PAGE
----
My practice explores a visual language that investigates loneliness and humour by exchanging intimate stories.
Humour is subjective. It has been a work in progress in tailoring it. I am particularly interested in self mocking and taking the piss out of the near-pathetic events in our lives. In my work, I constantly use text as a caption to add to the drawing. This text is often a response or a comment to the events. The drawings often situate in a minimal space, staged with a nervous-looking human character. By doing so, the drawings suggest the vulnerability of the protagonists and ridiculous-ness of being in the event.
Prompting and engaging with the audience are essential in my practice. I have explored different ways in prompting the audience for creative input. These iterations include asking the audience for a text message in emojis, asking them for a short piece of writings, prompting them to write a caption for one of my drawings etc. By iterating and engaging with the audience, these strangers and I started to connect through prompts and drawings.
Since then, I have decided to combine these intentions and create work that is both meaningful to both me as an illustrator and my audience. The year of 2021 started off lonely and isolated. It has been particularly important to ease the loneliness by taking things lightly. In project “I’m Fine.”, I collect stories that trigger loneliness from strangers and I would draw them. I often approach these stories by taking only a part or a prop from it and reimagining when things are taken slightly out of context. What would happen if the participant views the story as an outside, like watching a tv show? This approach often changes the focus of the narrative, making a joke but not making fun of other’s pain.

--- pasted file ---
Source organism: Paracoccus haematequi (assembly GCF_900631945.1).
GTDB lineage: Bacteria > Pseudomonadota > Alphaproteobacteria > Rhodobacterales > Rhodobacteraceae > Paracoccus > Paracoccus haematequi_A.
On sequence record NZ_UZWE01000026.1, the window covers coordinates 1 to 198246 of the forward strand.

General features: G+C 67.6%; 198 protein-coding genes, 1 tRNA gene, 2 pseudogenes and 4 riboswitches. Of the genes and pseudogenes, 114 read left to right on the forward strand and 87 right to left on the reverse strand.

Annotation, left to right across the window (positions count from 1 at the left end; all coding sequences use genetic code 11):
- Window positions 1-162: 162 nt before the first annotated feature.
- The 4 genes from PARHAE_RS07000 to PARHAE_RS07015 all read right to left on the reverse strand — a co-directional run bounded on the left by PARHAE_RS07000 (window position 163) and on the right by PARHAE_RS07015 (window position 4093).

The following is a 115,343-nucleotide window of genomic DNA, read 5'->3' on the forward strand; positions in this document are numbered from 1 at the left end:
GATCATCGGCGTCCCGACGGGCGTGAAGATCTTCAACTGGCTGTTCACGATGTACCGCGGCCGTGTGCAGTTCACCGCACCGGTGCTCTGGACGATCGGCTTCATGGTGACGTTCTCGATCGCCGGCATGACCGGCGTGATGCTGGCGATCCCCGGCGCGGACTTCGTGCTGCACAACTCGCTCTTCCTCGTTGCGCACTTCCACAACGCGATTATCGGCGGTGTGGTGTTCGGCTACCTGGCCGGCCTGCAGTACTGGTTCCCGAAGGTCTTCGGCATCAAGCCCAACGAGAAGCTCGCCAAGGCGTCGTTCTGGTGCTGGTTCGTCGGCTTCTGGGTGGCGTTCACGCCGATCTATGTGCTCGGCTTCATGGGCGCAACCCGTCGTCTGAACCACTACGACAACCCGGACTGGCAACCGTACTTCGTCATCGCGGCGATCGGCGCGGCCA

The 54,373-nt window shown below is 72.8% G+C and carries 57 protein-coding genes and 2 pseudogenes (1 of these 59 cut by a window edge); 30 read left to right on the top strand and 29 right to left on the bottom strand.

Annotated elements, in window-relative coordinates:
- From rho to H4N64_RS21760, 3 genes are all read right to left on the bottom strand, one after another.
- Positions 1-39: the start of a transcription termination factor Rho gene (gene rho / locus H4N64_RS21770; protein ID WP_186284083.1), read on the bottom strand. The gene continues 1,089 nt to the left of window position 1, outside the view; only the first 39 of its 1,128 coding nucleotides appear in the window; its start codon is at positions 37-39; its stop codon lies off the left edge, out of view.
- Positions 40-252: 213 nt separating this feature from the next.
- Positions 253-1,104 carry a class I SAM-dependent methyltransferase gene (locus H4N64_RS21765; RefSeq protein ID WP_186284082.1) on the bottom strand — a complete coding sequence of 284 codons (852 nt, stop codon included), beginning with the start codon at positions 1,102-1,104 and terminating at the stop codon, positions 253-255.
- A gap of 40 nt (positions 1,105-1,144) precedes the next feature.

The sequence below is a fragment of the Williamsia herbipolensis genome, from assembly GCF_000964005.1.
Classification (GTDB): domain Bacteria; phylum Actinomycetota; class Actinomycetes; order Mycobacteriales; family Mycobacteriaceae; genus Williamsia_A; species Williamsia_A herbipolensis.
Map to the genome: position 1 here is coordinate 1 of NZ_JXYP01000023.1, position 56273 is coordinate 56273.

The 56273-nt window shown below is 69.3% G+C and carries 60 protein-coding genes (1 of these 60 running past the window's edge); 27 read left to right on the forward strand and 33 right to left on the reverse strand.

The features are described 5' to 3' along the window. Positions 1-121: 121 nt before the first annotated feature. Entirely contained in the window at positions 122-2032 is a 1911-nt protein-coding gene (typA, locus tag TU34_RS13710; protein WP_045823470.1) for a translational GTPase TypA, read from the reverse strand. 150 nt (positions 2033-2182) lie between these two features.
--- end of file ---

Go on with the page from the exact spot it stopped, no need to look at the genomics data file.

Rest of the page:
The project also proposes the idea of empowering people to make meaningful connections. The audience receive one of the drawings based on other people’s stories. The exchange of stories brings a moment of joy or some laughters, which makes this connection with strangers meaningful. From reading stories from strangers and drawings that take things lightly, we get a peek at someone’s life. Although the authors of the stories are strangers to us, we connect with them in the moment.
“I’m fine” is a phrase full of denials and self-affirmation. It seems like a default response to incidents that triggers sorrow. We say if often because we want to believe that we are going to be fine. By incorporating “I’m fine” in the stories, it suggests some closure to the loneliness. It is the perfect sentence that summarise the attitude of my practice – “I’m fine